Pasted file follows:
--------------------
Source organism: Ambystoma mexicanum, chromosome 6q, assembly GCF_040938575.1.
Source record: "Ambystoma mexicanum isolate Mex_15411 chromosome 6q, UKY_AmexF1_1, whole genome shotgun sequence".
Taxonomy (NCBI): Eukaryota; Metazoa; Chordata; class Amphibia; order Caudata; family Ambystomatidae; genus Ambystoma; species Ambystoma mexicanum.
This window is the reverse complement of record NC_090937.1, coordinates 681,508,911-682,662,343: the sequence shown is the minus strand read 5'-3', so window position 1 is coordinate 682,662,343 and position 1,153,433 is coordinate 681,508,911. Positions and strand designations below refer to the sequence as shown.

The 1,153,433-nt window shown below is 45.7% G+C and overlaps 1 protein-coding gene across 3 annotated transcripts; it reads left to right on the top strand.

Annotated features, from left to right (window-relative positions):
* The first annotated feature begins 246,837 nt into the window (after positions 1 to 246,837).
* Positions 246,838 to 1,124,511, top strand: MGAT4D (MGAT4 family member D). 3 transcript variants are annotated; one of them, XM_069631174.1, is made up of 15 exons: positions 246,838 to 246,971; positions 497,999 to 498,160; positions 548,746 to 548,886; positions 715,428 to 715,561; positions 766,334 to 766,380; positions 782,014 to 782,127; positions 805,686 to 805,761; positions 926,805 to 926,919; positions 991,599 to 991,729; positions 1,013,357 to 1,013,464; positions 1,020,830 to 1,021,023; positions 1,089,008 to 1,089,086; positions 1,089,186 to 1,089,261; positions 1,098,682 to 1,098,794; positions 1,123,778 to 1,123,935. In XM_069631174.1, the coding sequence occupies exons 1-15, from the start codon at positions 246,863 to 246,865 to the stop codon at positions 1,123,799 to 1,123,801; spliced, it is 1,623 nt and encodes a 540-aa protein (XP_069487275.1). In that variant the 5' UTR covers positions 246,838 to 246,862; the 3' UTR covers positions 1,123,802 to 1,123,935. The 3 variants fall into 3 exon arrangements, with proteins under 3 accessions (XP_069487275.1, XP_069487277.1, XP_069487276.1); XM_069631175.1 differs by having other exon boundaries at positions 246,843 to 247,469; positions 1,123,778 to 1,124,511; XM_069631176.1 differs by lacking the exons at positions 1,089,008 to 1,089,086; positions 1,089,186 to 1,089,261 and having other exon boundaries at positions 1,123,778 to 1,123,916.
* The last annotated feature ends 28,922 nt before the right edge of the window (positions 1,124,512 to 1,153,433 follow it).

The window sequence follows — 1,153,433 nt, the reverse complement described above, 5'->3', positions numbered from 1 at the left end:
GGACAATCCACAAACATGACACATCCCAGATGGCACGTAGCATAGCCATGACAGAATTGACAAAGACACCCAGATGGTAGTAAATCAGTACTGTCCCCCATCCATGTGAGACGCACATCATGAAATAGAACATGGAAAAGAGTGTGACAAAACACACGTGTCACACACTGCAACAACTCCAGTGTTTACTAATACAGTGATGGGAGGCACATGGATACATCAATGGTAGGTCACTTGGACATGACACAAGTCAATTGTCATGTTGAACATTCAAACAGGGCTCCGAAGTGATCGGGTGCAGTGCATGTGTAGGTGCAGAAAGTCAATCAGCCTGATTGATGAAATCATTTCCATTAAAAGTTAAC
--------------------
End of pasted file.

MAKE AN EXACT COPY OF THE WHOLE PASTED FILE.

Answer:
Source organism: Ambystoma mexicanum, chromosome 6q, assembly GCF_040938575.1.
Source record: "Ambystoma mexicanum isolate Mex_15411 chromosome 6q, UKY_AmexF1_1, whole genome shotgun sequence".
Taxonomy (NCBI): Eukaryota; Metazoa; Chordata; class Amphibia; order Caudata; family Ambystomatidae; genus Ambystoma; species Ambystoma mexicanum.
This window is the reverse complement of record NC_090937.1, coordinates 681,508,911-682,662,343: the sequence shown is the minus strand read 5'-3', so window position 1 is coordinate 682,662,343 and position 1,153,433 is coordinate 681,508,911. Positions and strand designations below refer to the sequence as shown.

The 1,153,433-nt window shown below is 45.7% G+C and overlaps 1 protein-coding gene across 3 annotated transcripts; it reads left to right on the top strand.

Annotated features, from left to right (window-relative positions):
* The first annotated feature begins 246,837 nt into the window (after positions 1 to 246,837).
* Positions 246,838 to 1,124,511, top strand: MGAT4D (MGAT4 family member D). 3 transcript variants are annotated; one of them, XM_069631174.1, is made up of 15 exons: positions 246,838 to 246,971; positions 497,999 to 498,160; positions 548,746 to 548,886; positions 715,428 to 715,561; positions 766,334 to 766,380; positions 782,014 to 782,127; positions 805,686 to 805,761; positions 926,805 to 926,919; positions 991,599 to 991,729; positions 1,013,357 to 1,013,464; positions 1,020,830 to 1,021,023; positions 1,089,008 to 1,089,086; positions 1,089,186 to 1,089,261; positions 1,098,682 to 1,098,794; positions 1,123,778 to 1,123,935. In XM_069631174.1, the coding sequence occupies exons 1-15, from the start codon at positions 246,863 to 246,865 to the stop codon at positions 1,123,799 to 1,123,801; spliced, it is 1,623 nt and encodes a 540-aa protein (XP_069487275.1). In that variant the 5' UTR covers positions 246,838 to 246,862; the 3' UTR covers positions 1,123,802 to 1,123,935. The 3 variants fall into 3 exon arrangements, with proteins under 3 accessions (XP_069487275.1, XP_069487277.1, XP_069487276.1); XM_069631175.1 differs by having other exon boundaries at positions 246,843 to 247,469; positions 1,123,778 to 1,124,511; XM_069631176.1 differs by lacking the exons at positions 1,089,008 to 1,089,086; positions 1,089,186 to 1,089,261 and having other exon boundaries at positions 1,123,778 to 1,123,916.
* The last annotated feature ends 28,922 nt before the right edge of the window (positions 1,124,512 to 1,153,433 follow it).

The window sequence follows — 1,153,433 nt, the reverse complement described above, 5'->3', positions numbered from 1 at the left end:
GGACAATCCACAAACATGACACATCCCAGATGGCACGTAGCATAGCCATGACAGAATTGACAAAGACACCCAGATGGTAGTAAATCAGTACTGTCCCCCATCCATGTGAGACGCACATCATGAAATAGAACATGGAAAAGAGTGTGACAAAACACACGTGTCACACACTGCAACAACTCCAGTGTTTACTAATACAGTGATGGGAGGCACATGGATACATCAATGGTAGGTCACTTGGACATGACACAAGTCAATTGTCATGTTGAACATTCAAACAGGGCTCCGAAGTGATCGGGTGCAGTGCATGTGTAGGTGCAGAAAGTCAATCAGCCTGATTGATGAAATCATTTCCATTAAAAGTTAAC